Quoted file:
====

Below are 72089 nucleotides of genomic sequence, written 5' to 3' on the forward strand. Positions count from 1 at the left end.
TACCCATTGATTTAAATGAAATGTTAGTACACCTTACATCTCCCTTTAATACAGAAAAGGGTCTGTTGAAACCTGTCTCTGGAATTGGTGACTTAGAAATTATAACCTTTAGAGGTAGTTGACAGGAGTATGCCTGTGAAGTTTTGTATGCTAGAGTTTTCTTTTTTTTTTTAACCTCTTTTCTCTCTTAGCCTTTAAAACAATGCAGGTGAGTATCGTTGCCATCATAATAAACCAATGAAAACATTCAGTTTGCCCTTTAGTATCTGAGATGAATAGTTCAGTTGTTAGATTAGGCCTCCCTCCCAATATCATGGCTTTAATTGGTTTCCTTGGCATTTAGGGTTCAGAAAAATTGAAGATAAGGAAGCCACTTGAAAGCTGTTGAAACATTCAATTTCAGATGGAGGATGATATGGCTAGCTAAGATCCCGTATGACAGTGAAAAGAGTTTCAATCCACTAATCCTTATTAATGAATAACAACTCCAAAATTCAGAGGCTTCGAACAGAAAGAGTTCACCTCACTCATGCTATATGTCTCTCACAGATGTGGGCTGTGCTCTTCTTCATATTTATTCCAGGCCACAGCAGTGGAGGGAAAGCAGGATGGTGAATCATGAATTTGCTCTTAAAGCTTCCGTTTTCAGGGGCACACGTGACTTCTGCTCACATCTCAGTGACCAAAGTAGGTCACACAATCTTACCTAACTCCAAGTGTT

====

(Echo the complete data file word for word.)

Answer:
Below are 72089 nucleotides of genomic sequence, written 5' to 3' on the forward strand. Positions count from 1 at the left end.
TACCCATTGATTTAAATGAAATGTTAGTACACCTTACATCTCCCTTTAATACAGAAAAGGGTCTGTTGAAACCTGTCTCTGGAATTGGTGACTTAGAAATTATAACCTTTAGAGGTAGTTGACAGGAGTATGCCTGTGAAGTTTTGTATGCTAGAGTTTTCTTTTTTTTTTTAACCTCTTTTCTCTCTTAGCCTTTAAAACAATGCAGGTGAGTATCGTTGCCATCATAATAAACCAATGAAAACATTCAGTTTGCCCTTTAGTATCTGAGATGAATAGTTCAGTTGTTAGATTAGGCCTCCCTCCCAATATCATGGCTTTAATTGGTTTCCTTGGCATTTAGGGTTCAGAAAAATTGAAGATAAGGAAGCCACTTGAAAGCTGTTGAAACATTCAATTTCAGATGGAGGATGATATGGCTAGCTAAGATCCCGTATGACAGTGAAAAGAGTTTCAATCCACTAATCCTTATTAATGAATAACAACTCCAAAATTCAGAGGCTTCGAACAGAAAGAGTTCACCTCACTCATGCTATATGTCTCTCACAGATGTGGGCTGTGCTCTTCTTCATATTTATTCCAGGCCACAGCAGTGGAGGGAAAGCAGGATGGTGAATCATGAATTTGCTCTTAAAGCTTCCGTTTTCAGGGGCACACGTGACTTCTGCTCACATCTCAGTGACCAAAGTAGGTCACACAATCTTACCTAACTCCAAGTGTT